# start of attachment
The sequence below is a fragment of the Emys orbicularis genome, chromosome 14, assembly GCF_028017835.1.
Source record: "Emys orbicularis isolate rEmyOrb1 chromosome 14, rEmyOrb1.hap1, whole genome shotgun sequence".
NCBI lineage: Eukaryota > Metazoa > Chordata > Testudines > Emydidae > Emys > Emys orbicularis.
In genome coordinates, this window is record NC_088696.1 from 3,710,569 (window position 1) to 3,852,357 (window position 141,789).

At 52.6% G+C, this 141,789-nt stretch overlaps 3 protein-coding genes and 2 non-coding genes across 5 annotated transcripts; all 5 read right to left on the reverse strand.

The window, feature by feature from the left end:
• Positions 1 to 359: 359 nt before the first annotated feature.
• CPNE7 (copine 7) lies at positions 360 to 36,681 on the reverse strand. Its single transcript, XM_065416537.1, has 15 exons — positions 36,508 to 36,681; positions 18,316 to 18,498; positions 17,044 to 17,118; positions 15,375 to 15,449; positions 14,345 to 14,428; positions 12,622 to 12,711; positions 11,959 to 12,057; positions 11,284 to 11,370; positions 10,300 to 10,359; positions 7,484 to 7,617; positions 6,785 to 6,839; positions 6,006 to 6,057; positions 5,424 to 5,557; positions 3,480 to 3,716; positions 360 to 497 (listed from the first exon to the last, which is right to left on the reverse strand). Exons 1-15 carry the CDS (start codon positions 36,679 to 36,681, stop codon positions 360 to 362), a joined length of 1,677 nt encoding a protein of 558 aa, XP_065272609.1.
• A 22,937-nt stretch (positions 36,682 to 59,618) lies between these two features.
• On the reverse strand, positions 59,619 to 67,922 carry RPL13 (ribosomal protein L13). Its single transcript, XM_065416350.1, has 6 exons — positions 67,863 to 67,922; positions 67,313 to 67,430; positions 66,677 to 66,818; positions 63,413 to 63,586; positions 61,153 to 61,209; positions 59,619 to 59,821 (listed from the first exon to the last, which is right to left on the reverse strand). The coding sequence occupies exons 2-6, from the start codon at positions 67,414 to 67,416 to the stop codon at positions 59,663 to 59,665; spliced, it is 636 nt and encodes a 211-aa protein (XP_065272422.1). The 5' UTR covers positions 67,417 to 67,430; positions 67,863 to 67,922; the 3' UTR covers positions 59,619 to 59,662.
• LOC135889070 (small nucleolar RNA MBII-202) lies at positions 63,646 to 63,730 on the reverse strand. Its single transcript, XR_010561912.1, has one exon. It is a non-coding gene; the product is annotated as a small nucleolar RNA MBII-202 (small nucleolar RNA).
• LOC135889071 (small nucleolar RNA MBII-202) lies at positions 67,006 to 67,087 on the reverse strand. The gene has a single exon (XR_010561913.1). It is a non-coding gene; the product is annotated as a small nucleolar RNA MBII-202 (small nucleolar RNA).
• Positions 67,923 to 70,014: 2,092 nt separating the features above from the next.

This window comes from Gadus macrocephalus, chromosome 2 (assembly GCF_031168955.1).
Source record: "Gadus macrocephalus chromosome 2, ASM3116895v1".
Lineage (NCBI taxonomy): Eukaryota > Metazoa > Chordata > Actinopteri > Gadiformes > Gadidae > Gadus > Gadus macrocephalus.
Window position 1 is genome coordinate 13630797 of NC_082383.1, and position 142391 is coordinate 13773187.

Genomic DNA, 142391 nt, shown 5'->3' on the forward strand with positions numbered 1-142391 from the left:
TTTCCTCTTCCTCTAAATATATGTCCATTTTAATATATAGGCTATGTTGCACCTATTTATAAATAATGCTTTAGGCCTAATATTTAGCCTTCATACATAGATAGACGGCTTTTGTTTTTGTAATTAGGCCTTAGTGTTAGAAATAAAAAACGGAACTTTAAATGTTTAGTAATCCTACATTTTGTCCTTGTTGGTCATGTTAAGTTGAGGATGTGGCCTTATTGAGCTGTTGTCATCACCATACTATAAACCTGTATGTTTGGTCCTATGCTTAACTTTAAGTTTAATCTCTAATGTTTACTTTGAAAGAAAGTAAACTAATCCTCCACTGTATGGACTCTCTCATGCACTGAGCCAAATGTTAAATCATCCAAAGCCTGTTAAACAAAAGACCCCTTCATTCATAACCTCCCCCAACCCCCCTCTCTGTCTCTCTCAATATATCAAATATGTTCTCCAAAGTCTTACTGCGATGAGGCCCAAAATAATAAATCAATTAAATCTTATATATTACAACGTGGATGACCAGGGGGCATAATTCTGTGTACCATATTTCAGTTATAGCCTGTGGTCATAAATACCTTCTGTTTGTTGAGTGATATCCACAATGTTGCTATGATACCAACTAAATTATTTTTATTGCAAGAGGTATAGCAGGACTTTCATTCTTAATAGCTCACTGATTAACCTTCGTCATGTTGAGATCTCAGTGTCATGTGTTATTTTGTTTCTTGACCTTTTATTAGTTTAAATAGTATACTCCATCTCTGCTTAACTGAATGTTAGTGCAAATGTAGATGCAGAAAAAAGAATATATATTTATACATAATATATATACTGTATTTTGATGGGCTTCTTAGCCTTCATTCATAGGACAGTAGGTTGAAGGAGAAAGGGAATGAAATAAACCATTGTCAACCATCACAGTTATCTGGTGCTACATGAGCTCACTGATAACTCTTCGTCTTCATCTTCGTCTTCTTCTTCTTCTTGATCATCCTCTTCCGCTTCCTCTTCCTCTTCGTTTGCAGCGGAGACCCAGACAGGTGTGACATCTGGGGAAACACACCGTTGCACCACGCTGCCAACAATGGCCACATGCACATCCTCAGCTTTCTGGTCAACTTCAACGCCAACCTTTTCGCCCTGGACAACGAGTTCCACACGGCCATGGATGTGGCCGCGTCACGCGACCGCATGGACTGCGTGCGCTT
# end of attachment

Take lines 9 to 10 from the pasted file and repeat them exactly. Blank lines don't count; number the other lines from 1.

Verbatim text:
• A 22,937-nt stretch (positions 36,682 to 59,618) lies between these two features.
• On the reverse strand, positions 59,619 to 67,922 carry RPL13 (ribosomal protein L13). Its single transcript, XM_065416350.1, has 6 exons — positions 67,863 to 67,922; positions 67,313 to 67,430; positions 66,677 to 66,818; positions 63,413 to 63,586; positions 61,153 to 61,209; positions 59,619 to 59,821 (listed from the first exon to the last, which is right to left on the reverse strand). The coding sequence occupies exons 2-6, from the start codon at positions 67,414 to 67,416 to the stop codon at positions 59,663 to 59,665; spliced, it is 636 nt and encodes a 211-aa protein (XP_065272422.1). The 5' UTR covers positions 67,417 to 67,430; positions 67,863 to 67,922; the 3' UTR covers positions 59,619 to 59,662.